Lead corporate lawyer Alice Garton closed the first day of Faith in Finance in Switzerland, urging faith leaders to use their financial leverage to safeguard the climate.
Addressing financial representatives from the world’s five major faiths, Alice made the case for them to protect “the operating system we all share”.
Those who manage money for others are bound by fiduciary duties. For faith investors, she said, that responsibility is compounded:
“A faith investor is duty-bound to avoid a particular investment that conflicts with its charitable aims.”
Given the climate-intensified destruction present in so many continents today, this must cause faith leaders to question their investments in fossil fuels.
Fiduciary duty the “highest standard of care known to the law”
Alice made clear what financial leaders’ legal duties are when it comes to climate change and highlighted that the law is “no longer a barrier” to climate progress in business. On the contrary, it is an enabler:
“It’s not the law that has changed,” she said. “It’s the nature of climate change. It has evolved from an ethical issue, to a financial one.”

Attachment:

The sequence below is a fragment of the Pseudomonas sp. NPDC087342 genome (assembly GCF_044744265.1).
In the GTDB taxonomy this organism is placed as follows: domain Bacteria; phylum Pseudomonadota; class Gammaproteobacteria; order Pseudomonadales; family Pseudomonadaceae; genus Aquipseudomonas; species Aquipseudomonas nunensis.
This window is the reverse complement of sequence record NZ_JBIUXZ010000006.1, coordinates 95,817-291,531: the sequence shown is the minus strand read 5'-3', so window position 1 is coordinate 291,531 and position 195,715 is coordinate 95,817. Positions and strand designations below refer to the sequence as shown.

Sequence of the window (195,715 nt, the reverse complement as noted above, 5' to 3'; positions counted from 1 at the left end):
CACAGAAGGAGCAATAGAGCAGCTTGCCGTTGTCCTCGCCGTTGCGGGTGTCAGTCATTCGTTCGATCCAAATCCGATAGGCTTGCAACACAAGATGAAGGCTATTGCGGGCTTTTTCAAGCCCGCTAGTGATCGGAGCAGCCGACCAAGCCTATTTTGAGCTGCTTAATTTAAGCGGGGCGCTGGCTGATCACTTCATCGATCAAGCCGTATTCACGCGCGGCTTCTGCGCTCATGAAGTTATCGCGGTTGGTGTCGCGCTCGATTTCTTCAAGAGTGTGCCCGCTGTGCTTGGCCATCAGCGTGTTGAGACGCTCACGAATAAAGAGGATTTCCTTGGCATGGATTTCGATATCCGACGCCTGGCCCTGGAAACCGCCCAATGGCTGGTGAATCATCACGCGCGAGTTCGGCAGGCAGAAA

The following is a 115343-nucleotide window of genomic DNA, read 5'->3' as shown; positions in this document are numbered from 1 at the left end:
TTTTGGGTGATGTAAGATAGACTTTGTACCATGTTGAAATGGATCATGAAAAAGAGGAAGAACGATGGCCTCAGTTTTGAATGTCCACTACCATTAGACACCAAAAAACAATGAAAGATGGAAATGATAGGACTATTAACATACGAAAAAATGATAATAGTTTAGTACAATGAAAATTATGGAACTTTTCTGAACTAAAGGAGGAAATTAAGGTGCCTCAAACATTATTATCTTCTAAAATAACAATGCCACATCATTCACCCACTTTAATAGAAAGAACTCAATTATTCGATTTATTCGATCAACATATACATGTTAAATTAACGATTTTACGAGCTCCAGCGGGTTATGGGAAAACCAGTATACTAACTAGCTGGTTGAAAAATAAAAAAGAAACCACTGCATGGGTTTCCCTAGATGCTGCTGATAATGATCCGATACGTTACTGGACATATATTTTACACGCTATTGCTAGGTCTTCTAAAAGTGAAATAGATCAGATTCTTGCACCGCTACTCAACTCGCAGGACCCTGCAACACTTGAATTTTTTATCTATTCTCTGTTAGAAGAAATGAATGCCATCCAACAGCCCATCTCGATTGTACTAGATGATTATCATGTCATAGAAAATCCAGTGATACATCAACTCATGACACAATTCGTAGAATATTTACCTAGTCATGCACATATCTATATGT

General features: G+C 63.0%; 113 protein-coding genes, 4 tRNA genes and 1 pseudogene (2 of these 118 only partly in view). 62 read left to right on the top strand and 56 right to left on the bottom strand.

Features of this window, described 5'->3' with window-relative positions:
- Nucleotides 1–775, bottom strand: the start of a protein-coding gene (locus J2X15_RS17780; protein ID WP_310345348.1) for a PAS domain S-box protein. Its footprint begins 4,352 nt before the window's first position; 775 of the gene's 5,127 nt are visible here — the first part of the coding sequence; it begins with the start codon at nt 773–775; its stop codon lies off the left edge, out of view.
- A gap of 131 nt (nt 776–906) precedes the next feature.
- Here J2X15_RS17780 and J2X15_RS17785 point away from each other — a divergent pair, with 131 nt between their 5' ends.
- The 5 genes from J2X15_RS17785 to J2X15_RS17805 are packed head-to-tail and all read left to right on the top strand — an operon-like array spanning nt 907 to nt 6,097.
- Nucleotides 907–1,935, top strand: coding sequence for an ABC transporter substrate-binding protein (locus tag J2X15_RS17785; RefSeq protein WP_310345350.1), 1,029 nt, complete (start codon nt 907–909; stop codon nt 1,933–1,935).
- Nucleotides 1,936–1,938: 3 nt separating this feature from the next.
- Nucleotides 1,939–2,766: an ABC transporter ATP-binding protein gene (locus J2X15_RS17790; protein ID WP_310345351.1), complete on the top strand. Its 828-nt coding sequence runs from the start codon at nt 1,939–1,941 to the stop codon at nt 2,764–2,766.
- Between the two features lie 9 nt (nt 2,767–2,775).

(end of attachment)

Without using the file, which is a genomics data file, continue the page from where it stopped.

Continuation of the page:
The evidence that climate change is affecting portfolio value and future business outlook is abundant. Alice cited multiple reports and climate-based court cases against fossil fuel majors, but pointed out a lack of awareness, even among financial experts, of what is at stake.
The financial impacts of climate change mean managing the risks its poses “fits squarely within the narrowest definition of your existing fiduciary duty.”
Alice encouraged the audience to rigorously examine their fossil fuel investments, to consider how effective their engagement strategies are, and to cut and run if these corporations are insisting they can continue with “business as usual”.
Above all, she urged financial leaders to have a little more conversation – between “the person in charge of the money and the person in charge of sustainability”; between financial leaders and “appropriately qualified advisors”; between lawyers and accountants.
Alice closed with a reminder of these leaders’ singular responsibility to take these duties seriously:
“As the financial arm of religions who have taught us to take seriously our stewardship of the planet, you occupy a unique and powerful position.”
The two-day meeting, run by the Alliance of Religions and Faith in Conservation (ARC) is taking place in Zug.